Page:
Among the modern ionization techniques for the analysis of biomolecules, electrospray ionization (ESI) has proven the most effective for the mass spectrometry (MS) analysis of sulfated carbohydrates, called glycosaminoglycans (GAGs). GAGs are long linear polysaccharides with numerous sulfate groups. Sulfates are the most acidic functional groups on biomolecules when protonated, which makes GAGs more fragile than peptides or less acidic glycans, and are therefore difficult to analyze by mass spectrometry. However, ESI is more effective for the analysis of GAGs because of its multiple charging characteristics (1). Under negative ESI conditions, sulfated oligosaccharides are likely to ionize with one charge per sulfate group, a condition where those groups are least labile. ESI is also an effective tool for the analysis of sulfated GAGs as it is the softest ionization method available, therefore allowing tandem mass spectra to be acquired through the use of collision induced dissociation (CID). ESI allows direct detection of chromatographic effluents, and is therefore advantageous because it allows for coupling of mass spectrometry with separation methods such as size exclusion chromatography (SEC), normal phase, reversed phase ion pairing or graphitized carbon chromatography. The chromatographic mobile phases must be optimized using only volatile solvent components or they must be operated with an on-line desalting device prior to mass spectrometric detection to avoid a salt contamination of the mass spectrometer.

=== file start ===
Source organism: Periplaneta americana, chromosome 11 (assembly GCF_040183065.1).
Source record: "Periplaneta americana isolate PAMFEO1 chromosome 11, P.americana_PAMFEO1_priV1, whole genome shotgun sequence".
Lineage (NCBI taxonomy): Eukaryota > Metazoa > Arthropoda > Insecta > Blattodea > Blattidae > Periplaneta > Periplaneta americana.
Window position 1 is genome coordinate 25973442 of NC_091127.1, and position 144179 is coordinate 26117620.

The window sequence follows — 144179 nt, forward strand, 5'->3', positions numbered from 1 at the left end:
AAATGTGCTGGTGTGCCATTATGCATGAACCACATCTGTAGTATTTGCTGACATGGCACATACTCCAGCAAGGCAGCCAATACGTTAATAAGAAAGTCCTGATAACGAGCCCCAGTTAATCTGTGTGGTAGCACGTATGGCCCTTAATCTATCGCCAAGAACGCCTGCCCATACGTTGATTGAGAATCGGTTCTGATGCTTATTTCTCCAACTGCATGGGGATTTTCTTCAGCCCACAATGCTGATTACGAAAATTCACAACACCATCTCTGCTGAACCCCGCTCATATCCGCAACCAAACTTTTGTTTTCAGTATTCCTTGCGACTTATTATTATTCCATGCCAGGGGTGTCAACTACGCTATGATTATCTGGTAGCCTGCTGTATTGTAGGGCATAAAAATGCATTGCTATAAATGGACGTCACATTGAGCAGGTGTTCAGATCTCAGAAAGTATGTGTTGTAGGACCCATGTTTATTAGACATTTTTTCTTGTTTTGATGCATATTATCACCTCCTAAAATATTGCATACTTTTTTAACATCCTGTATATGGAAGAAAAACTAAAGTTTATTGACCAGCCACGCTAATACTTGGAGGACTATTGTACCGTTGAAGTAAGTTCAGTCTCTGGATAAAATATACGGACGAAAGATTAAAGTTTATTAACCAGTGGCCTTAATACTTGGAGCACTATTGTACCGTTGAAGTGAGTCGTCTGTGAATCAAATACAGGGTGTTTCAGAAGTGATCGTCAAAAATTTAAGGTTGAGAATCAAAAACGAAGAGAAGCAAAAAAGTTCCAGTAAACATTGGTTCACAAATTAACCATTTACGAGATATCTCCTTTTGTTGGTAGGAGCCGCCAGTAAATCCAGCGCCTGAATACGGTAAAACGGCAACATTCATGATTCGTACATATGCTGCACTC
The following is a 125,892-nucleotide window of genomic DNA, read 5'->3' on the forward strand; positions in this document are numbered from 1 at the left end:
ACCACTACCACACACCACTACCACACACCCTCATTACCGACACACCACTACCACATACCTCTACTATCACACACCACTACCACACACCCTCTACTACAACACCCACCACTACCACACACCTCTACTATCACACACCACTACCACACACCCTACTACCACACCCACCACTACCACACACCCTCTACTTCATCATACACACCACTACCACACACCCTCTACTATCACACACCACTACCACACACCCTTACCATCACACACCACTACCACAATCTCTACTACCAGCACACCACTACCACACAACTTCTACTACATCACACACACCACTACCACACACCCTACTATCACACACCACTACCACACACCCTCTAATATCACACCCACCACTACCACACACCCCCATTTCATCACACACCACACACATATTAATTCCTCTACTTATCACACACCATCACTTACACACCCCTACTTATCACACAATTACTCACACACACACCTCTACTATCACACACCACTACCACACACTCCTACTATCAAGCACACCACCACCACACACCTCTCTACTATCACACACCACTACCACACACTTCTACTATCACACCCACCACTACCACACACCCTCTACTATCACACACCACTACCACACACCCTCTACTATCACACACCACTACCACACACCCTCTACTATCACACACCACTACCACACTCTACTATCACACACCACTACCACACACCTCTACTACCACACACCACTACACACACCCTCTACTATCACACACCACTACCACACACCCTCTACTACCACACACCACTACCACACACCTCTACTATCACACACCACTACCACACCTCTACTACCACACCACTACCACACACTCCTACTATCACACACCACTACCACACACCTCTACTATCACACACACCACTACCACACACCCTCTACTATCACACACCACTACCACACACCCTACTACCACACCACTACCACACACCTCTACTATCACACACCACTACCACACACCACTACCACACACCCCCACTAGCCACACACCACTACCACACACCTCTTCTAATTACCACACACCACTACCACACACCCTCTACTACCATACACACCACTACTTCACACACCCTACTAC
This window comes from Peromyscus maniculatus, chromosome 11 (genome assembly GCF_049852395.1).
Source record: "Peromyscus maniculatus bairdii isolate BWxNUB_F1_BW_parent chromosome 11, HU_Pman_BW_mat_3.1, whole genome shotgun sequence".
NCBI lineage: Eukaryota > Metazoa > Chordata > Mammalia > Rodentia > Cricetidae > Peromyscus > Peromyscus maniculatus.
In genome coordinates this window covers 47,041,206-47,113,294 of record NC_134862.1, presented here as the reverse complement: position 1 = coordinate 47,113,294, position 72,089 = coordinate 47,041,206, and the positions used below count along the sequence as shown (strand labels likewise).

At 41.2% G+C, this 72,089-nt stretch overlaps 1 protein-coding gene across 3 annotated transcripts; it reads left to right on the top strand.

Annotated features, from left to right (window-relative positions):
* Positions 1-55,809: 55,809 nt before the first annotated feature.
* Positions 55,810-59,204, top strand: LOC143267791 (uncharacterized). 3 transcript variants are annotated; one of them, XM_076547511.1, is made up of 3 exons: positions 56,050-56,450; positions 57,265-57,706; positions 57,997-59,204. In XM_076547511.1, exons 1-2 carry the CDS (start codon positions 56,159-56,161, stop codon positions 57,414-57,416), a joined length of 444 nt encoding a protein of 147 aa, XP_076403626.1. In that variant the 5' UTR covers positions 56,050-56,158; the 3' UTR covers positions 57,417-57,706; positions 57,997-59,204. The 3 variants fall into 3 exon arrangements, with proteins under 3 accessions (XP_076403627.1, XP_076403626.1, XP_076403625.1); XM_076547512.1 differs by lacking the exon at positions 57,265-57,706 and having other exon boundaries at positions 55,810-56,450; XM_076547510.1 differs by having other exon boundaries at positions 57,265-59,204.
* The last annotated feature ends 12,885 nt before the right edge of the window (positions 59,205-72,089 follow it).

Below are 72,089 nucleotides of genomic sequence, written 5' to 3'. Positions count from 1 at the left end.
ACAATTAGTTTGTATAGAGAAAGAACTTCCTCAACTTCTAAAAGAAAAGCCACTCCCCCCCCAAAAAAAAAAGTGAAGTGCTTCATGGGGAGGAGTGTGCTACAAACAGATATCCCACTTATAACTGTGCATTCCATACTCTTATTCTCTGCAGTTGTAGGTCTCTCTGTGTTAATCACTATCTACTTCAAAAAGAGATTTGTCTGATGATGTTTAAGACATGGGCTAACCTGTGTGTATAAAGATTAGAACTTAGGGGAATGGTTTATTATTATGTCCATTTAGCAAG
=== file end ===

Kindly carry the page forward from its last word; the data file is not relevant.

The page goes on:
- Zaia J. (2005) J Biomacromol Mass Spectrom. 1:3–36.
Learn more about the structural elucidation of complex and diverse heparin oligosaccharides using Bacteroides Heparinase I, II and III in combination with downstream mass spec analysis.
Learn about the core sequences and common modifications of N-linked and O-linked glycans in this video. Analysis of these glycans can be accomplished with the use of deglycosylation enzymes, which can provide complete sugar removal with no protein degradation.
Learn how glycosidases are used to analyze multiple glycoprotein samples. Here, the model glycoprotein, hCGβ, which carries both N- and O-glycans, is demonstrated.